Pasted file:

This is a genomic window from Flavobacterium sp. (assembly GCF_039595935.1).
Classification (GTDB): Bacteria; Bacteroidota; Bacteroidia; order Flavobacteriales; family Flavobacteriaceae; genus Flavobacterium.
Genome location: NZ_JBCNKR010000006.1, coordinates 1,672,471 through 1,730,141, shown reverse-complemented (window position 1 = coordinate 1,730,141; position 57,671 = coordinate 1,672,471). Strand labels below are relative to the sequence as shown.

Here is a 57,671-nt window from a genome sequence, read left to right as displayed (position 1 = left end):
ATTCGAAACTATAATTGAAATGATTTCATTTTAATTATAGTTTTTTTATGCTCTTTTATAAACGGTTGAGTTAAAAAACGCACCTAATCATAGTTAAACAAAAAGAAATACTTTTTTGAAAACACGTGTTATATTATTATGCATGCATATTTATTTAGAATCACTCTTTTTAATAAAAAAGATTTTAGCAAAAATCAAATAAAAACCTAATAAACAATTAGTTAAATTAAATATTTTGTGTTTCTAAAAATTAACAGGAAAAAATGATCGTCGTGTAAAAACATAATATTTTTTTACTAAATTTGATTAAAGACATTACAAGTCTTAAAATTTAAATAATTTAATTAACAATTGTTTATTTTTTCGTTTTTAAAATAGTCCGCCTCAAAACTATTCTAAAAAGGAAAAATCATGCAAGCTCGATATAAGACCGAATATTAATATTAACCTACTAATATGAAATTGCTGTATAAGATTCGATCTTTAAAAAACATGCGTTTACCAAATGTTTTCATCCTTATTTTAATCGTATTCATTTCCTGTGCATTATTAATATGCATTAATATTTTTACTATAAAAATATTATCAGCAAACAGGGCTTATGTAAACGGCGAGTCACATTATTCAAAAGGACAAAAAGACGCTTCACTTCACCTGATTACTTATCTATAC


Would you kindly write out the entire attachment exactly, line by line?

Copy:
This is a genomic window from Flavobacterium sp. (assembly GCF_039595935.1).
Classification (GTDB): Bacteria; Bacteroidota; Bacteroidia; order Flavobacteriales; family Flavobacteriaceae; genus Flavobacterium.
Genome location: NZ_JBCNKR010000006.1, coordinates 1,672,471 through 1,730,141, shown reverse-complemented (window position 1 = coordinate 1,730,141; position 57,671 = coordinate 1,672,471). Strand labels below are relative to the sequence as shown.

Here is a 57,671-nt window from a genome sequence, read left to right as displayed (position 1 = left end):
ATTCGAAACTATAATTGAAATGATTTCATTTTAATTATAGTTTTTTTATGCTCTTTTATAAACGGTTGAGTTAAAAAACGCACCTAATCATAGTTAAACAAAAAGAAATACTTTTTTGAAAACACGTGTTATATTATTATGCATGCATATTTATTTAGAATCACTCTTTTTAATAAAAAAGATTTTAGCAAAAATCAAATAAAAACCTAATAAACAATTAGTTAAATTAAATATTTTGTGTTTCTAAAAATTAACAGGAAAAAATGATCGTCGTGTAAAAACATAATATTTTTTTACTAAATTTGATTAAAGACATTACAAGTCTTAAAATTTAAATAATTTAATTAACAATTGTTTATTTTTTCGTTTTTAAAATAGTCCGCCTCAAAACTATTCTAAAAAGGAAAAATCATGCAAGCTCGATATAAGACCGAATATTAATATTAACCTACTAATATGAAATTGCTGTATAAGATTCGATCTTTAAAAAACATGCGTTTACCAAATGTTTTCATCCTTATTTTAATCGTATTCATTTCCTGTGCATTATTAATATGCATTAATATTTTTACTATAAAAATATTATCAGCAAACAGGGCTTATGTAAACGGCGAGTCACATTATTCAAAAGGACAAAAAGACGCTTCACTTCACCTGATTACTTATCTATAC